Farewell to Soumitra Chatterjee, Bengal’s biggest superstar

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Submitted Chatterjee in a still movie (courtesy SoumitraChattopadhyayFanClub)

Strong points

  • He was 23 when he started playing
  • He breathed life into Ray’s most powerful characters
  • He has also worked with Bengal greats Mrinal Sen, Tapan Sinha, Ajoy Kar

New Delhi:

When the legendary Satyajit Ray met the skinny young actor in 1958 for a role in his movie, he exclaimed “Oh my God, you turned out to be way too tall.” Ray was looking for someone to play an adult Apu – the little boy from his classic movie Pather Panchali. In the end, the height – 5 feet 11 and a half inches – didn’t bother. Soumitra Chatterjee debuted as Apu in 1959 in Apur Sansar.

Today Bengal has lost its greatest superstar.

Soumitra Chatterjee passed away on Sunday, weeks after admission to hospital with COVD-19. He was 85 years old. He was 23 when he started playing, playing Apu or Apurba Kumar Roy in Apur Sansar, the third in Satyajit Ray’s great trilogy. He breathed life into Ray’s most powerful and complex characters and Ray molded him into what he believed to be one of the best actors in the world.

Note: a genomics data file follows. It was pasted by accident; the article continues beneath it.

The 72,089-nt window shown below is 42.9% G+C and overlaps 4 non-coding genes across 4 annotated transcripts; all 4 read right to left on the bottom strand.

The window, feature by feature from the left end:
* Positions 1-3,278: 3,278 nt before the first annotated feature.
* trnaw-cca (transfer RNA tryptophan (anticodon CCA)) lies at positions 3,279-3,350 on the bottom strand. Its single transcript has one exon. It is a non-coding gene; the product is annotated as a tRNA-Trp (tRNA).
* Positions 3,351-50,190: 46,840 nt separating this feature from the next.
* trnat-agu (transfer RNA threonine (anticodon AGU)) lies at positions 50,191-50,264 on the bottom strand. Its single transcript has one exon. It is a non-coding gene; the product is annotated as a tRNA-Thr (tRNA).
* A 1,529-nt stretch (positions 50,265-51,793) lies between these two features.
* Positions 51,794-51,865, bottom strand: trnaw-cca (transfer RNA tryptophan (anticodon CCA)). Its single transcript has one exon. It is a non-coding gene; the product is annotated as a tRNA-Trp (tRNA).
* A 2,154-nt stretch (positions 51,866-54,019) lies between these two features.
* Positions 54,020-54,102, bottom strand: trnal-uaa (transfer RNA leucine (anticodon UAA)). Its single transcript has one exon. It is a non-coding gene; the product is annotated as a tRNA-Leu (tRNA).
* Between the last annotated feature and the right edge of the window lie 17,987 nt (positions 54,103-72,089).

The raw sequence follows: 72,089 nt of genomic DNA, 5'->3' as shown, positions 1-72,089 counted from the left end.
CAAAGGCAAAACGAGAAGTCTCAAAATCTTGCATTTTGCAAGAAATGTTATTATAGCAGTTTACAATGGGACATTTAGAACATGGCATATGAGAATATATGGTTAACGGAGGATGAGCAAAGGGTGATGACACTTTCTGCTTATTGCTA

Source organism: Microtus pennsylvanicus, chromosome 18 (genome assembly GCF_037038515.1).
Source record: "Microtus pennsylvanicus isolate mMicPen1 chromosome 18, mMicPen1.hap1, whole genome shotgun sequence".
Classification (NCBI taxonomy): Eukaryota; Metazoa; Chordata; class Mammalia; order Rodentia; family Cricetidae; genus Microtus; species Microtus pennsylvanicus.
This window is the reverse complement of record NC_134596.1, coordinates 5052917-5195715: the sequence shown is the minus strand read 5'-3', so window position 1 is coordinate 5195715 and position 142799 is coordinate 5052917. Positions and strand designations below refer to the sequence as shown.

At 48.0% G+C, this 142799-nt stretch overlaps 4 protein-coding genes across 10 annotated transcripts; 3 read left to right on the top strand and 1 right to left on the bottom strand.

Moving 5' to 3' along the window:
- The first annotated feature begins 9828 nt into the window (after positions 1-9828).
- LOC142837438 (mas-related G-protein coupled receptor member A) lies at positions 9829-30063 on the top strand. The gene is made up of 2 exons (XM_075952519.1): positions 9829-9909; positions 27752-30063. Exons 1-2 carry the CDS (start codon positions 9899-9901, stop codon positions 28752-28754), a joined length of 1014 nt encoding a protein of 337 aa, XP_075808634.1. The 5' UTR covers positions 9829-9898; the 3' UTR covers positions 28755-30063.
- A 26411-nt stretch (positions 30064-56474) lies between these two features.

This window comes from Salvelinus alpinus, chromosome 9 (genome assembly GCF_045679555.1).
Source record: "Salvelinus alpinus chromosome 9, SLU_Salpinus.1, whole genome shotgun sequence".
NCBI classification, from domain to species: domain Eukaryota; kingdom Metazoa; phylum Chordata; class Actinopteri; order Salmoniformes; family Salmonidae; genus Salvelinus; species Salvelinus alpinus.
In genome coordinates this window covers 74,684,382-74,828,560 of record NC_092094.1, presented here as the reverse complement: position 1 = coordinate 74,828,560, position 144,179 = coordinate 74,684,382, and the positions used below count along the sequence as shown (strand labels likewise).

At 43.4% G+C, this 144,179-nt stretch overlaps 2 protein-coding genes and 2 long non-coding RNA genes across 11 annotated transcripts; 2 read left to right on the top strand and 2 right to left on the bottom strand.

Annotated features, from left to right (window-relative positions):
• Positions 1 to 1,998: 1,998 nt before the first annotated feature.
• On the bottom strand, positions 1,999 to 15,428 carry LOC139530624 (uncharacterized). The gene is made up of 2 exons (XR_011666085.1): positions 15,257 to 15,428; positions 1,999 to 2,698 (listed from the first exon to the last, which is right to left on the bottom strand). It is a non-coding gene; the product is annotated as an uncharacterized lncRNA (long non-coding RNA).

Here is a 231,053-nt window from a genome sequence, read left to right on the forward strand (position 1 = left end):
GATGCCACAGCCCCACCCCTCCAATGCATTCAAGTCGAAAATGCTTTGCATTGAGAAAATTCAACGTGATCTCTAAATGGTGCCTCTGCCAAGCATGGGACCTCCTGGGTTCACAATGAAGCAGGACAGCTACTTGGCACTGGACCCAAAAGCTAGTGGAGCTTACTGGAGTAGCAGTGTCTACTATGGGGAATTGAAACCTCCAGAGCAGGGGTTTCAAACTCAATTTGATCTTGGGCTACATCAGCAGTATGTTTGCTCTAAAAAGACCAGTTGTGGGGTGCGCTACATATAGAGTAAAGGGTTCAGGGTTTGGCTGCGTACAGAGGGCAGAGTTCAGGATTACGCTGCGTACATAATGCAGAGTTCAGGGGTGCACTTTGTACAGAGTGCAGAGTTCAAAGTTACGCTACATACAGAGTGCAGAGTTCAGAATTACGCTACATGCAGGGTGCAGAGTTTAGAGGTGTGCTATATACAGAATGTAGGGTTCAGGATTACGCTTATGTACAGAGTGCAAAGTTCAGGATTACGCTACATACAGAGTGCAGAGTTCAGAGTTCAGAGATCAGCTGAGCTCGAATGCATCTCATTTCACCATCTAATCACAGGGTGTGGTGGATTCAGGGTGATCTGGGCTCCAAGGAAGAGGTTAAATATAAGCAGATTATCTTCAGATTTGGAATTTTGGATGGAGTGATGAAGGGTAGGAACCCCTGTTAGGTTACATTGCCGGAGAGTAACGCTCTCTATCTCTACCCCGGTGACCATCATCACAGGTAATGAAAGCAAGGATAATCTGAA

Fourteen films – this is the number of times Satyajit Ray directed Soumitra Chatterjee in the Charulata Abhijan and Aranyer Din Ratri at Devi, Ganashatru and Gharey Baire.

Other Bengal greats – Mrinal Sen, Tapan Sinha, Ajoy Kar – have written it down again and again. Even in his 80s, the thespian was the star of the Bengali big screen. The Bengal filmmakers wrote scripts centered around a character that only Soumitra Chatterjee could play. Until the end he was big at the box office with Bela Sheshe, Mayurakshi, Sanjhbati – all successful films.

The Dada Saheb Phalke award came in 2012, the Padma Bhushan in 2004. Soumitra Chatterjee had rejected the Padma Shri twice before that because, it is said, he felt they had arrived too late and not for his best work. In 2018, France awarded him the Legion of Honor.

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Soumitra Chatterjee didn’t just act in movies. He rides the theater, plays on stage, directs and writes plays, essays, poetry. He paints. He elevated the recitation of poetry to an art that has delighted Bengal for years.

His most beloved – the poems of Rabindranath Tagore.

With the passing of Soumitra Chatterjee, it’s not just an actor that Bengal lost, it’s not just Satyajit Ray’s muse alone – Bengal lost a little of himself, of what it meant to be Bengali .

Perhaps, in the mold of Tagore and Ray, his latest Renaissance Man.

A great man.

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